Skype Voicemail to Text via SpinVox: Tell Me Why?

SpinVox.Skype.Logo.180px Sometimes communications services come along that demonstrate technical feasibility but then you have to ask “Why?”, “Who would use it?”, “What are the real user benefits?” Such a service is the voice-to-text SMS-based service announced by Skype and partner SpinVox last week.

Basically a Skype user can set up their account such that Skype voicemails can be converted to text via SpinVox’s speech recognition technology. The resulting text is then sent out as “segmented” SMS messages. But when one looks at both the limitations of the service and the alternatives to receiving the same information, one has to question whether any market research for a business case was done:

  • SpinVox.TextMsg.2009-03-10.crop.200px Message segmentation: a single SMS message can only handle 160 characters and is usually reduced by “identifying” information. This means any text conversion needs to be sent out in 150-155 character segments as multiple SMS messages.
  • Content limitation: the text version can be sent in up to three SMS messages which means the recipient will only see the first 465 or so characters of a voicemail message.
  • Sender identification: there is none! Who is 233-33?
  • Cost: there is a service charge of US$0.25 per voicemail plus Skype’s “per message” SMS charge of US$0.112 for each SMS. so a 450 character message costs US$0.59 per voicemail (assuming you have no additional SMS messaging charges from your mobile carrier).
  • Timeliness: whereas one is immediately informed of a voicemail’s arrival on a landline or mobile phone (or even with Skype’s or Pamela’s voicemail), there is a ten to fifteen minute dead time waiting for the voice-to-text conversion to occur prior to sending out the SMS message(s).


  • Email notification of Skype voice mail: I can receive real time notification of a Skype voicemail including, at a minimum, the sender’s callerID via email on either my  PC or any mobile device that handles email, such as GMail for Mobile or BlackBerry email.
  • Employing Pamela, which records voicemail as an MP3 file, these recordings are automatically forwarded via email to my BlackBerry or any GMail for Mobile configured mobile device (such as my iPhone). I can then listen to the voicemail as an MP3.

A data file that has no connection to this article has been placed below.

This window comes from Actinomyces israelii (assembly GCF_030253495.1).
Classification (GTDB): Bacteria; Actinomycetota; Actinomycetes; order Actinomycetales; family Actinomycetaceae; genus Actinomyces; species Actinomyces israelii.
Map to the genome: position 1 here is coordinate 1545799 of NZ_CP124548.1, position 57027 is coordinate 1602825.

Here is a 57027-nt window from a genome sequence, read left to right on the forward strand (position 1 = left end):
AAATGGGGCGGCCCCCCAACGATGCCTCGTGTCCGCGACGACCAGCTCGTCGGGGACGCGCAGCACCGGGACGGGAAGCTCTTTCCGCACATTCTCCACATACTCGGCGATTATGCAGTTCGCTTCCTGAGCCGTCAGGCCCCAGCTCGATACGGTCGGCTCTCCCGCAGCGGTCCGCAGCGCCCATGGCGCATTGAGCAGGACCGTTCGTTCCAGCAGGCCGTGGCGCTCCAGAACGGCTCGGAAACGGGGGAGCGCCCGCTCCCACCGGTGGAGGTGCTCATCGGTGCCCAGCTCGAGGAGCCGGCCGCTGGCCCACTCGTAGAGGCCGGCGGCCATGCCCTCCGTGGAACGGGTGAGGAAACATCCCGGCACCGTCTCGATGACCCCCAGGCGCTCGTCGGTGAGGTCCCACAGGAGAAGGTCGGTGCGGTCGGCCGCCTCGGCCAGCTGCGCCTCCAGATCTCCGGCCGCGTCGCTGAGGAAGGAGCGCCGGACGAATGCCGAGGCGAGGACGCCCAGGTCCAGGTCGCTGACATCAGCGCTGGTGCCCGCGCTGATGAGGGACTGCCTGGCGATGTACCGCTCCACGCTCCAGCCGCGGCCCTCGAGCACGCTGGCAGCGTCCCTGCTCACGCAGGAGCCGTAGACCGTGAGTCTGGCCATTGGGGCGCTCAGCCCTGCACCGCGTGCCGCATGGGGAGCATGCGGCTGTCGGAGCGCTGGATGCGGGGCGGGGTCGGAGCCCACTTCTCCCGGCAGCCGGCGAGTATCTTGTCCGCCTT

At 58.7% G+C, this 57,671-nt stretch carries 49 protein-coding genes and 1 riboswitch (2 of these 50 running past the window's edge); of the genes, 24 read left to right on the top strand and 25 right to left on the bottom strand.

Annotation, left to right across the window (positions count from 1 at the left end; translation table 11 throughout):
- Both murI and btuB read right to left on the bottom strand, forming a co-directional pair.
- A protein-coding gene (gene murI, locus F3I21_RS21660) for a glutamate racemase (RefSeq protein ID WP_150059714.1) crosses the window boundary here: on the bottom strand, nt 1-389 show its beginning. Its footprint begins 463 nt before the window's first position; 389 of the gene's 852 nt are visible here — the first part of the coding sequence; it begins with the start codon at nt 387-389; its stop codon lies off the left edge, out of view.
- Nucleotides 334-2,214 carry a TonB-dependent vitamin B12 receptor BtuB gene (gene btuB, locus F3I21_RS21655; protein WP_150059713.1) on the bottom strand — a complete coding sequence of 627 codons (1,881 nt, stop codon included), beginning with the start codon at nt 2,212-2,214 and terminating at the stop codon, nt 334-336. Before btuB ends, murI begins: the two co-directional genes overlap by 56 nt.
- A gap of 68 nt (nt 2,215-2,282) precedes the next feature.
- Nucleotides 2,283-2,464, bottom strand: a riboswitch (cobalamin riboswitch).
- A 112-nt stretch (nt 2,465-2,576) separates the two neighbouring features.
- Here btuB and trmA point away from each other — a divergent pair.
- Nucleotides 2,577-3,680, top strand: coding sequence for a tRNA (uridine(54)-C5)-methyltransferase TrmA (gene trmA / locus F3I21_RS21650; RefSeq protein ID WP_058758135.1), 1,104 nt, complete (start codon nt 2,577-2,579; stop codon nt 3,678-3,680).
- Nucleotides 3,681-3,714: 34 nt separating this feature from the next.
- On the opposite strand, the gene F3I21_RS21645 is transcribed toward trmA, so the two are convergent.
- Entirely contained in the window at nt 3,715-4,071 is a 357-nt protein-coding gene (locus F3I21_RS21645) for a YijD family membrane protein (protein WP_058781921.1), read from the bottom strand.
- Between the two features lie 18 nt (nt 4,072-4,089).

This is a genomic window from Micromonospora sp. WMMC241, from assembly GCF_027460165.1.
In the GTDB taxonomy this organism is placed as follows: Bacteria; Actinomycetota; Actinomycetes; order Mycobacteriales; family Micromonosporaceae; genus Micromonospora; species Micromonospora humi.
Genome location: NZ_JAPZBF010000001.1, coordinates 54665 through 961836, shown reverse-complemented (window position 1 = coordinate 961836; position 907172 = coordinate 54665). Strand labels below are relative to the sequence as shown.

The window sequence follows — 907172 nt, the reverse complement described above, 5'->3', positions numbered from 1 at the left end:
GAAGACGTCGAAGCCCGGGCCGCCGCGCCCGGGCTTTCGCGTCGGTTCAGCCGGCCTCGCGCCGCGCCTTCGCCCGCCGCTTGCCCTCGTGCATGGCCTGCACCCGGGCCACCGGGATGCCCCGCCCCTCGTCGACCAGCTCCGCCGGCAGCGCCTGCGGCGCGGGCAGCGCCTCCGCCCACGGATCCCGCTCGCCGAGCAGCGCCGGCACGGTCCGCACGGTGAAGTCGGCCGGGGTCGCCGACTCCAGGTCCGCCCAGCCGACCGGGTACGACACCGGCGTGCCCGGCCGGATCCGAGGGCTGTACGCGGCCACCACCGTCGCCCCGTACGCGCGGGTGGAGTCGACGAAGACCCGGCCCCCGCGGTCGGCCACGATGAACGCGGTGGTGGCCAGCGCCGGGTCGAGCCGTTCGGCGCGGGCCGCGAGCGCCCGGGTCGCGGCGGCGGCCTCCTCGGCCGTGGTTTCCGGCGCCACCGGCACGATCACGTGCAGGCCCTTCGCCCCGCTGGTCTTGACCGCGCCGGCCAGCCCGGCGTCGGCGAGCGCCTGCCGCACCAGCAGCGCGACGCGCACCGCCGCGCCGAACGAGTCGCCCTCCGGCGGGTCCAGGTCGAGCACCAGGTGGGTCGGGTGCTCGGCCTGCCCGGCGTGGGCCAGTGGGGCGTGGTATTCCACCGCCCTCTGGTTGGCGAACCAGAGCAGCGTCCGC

A major issue working against adoption is simply the difficulty of even activating this service. On following links from the press release to the Voicemail to text description page and hitting the “setup voicemail to text” button I ended up on “My Account” page with no indication anywhere about this new service. Only after enquiring via Skype PR did I learn that there was an obscure and non-obvious path to setting up this service. Apparently this relates to the fact that I already had set up use of my mobile number for other Skype services (such as my SkypeOut callerID). It is readily apparent that nobody at Skype had performed a quality assurance walk through.

Overall a poorly thought through offering that needs more professional product management, including market and user experience research. From the Skype perspective the only way to generate revenue from such as service would be to send the voicemail’s text as SMS messages which can be charged against Skype credits. Converting all the content of a voicemail to text and sending as an email has no inherent revenue generation model.

I also have to come to the conclusion that SpinVox was desperate for some form of Skype partnership, given that there are many alternatives available to readily handle the content of a voicemail message. One has to question the overall value of and market need for having a text version of what starts out as a voice communication. If messages need to arrive via text, start with a PC (using email or even Skype SMS, for instance), a BlackBerry or other email-enabled mobile phone where the entire process involves text only.

I usually am a fan of Skype services but this one has to be considered a FAIL. It’s a service that has neither the quality or value that one usually associates with Skype.

Another perspective….

Andrew Hansen: Skype makes a small ripple, but no Splash with new VM features.

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About Jim Courtney

Bringing over thirty years' experience in the sales, marketing and management of cutting edge technology businesses.

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